I see him, but not now; I behold him, but not near. A star will come out of Jacob; a sceptre will rise out of Israel. Numbers 24:17.
Most of us remember Balaam as the prophet whose donkey made more sense than he did! So we don’t expect today’s insight to come from him. Not only was he mercenarily inclined, he wasn’t a true prophet, not even an Israelite. And as a foreign seer, he was the least likely to receive this revelation from God.
Which leads me to two thoughts.
First, God may speak to us from the most unlikely places, which means that we may miss His voice if we are only listening in all the “right” places. I’ve noticed that sometimes non-believers have a more practical insight into the truth of things that those whose head is in the spiritual clouds. It was the environmental movement that reminded Christians we are stewards of the earth.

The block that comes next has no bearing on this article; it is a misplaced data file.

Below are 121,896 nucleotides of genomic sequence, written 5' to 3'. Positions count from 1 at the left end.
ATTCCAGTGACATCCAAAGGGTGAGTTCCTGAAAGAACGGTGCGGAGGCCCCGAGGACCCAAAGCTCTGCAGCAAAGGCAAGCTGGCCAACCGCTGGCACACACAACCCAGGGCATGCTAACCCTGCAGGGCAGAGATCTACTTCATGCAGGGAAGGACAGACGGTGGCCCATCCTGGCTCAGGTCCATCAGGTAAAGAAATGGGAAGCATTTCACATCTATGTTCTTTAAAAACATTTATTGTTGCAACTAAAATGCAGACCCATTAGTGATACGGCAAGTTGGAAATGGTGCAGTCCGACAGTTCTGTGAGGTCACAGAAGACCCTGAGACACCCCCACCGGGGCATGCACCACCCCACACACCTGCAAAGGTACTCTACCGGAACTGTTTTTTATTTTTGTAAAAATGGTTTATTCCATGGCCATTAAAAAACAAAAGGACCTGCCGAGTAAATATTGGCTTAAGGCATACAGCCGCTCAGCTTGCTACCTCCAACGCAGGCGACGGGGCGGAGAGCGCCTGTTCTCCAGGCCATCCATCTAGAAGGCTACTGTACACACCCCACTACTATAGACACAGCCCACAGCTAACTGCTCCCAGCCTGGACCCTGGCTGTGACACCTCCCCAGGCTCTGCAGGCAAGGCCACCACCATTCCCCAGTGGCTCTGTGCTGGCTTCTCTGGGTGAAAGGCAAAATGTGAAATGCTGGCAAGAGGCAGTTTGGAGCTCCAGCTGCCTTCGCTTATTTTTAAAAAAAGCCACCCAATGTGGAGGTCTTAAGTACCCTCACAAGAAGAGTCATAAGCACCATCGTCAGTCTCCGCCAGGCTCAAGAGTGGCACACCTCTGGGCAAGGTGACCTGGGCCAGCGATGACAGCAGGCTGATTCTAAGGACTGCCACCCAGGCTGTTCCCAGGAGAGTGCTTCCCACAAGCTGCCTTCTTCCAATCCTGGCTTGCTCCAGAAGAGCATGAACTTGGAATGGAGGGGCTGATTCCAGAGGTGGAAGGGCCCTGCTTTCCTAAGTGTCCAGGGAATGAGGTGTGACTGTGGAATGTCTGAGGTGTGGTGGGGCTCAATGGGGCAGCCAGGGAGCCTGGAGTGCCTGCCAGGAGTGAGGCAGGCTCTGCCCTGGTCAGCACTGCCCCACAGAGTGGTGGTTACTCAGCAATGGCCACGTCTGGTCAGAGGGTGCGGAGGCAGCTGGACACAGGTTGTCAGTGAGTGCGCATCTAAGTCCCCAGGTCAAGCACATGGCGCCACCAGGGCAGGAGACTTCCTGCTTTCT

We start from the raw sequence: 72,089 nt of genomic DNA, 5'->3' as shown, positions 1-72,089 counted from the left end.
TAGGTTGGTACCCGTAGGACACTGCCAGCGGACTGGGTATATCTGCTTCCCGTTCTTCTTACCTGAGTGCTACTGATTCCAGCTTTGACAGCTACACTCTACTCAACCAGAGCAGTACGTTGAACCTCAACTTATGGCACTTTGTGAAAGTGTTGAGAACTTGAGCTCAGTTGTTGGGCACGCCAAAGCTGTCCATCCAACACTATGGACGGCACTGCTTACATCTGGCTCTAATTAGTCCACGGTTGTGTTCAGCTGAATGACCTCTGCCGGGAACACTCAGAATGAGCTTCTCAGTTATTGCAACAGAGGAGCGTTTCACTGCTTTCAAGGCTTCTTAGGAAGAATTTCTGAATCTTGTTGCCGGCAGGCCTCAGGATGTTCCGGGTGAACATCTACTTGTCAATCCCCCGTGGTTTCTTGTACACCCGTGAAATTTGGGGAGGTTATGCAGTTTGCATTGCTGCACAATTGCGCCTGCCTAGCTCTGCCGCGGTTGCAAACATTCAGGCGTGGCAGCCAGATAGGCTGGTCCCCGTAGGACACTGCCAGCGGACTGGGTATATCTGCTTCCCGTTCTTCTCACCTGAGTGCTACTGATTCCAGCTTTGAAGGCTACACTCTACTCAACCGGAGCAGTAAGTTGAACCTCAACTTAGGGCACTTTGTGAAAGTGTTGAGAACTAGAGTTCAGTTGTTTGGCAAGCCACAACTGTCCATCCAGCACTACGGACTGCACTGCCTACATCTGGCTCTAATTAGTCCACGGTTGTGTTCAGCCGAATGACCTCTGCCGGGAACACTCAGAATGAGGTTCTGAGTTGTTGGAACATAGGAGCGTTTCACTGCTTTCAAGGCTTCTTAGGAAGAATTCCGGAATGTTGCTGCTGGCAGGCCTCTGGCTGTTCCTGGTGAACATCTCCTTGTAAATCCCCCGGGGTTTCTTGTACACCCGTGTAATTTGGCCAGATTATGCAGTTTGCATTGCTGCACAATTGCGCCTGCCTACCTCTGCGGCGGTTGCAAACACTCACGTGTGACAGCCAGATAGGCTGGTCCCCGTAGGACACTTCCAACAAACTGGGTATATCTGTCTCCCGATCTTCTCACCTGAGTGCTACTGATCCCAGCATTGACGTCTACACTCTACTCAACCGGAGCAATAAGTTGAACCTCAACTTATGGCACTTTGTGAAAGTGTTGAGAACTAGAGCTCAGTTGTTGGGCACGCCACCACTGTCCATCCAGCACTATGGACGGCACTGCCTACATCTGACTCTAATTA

Second, the fervour for the return of Christ that gripped the church of my youth has all but evaporated. Oh, we still believe it all right, but the practical crises of life and the earth take precedence over theory of future things. How does knowing Christ will return help Haitians who are destitute and dying of cholera?
The pain of the moment can obscure the anticipation of God concluding His plans for our planet. Yet, if there is no hope for God to put this world right in the end, what hope is there now? The guarantee of His ability to aid us in the present is in the certainty that His supremacy assures earth’s future hope.
How does this stack up for you?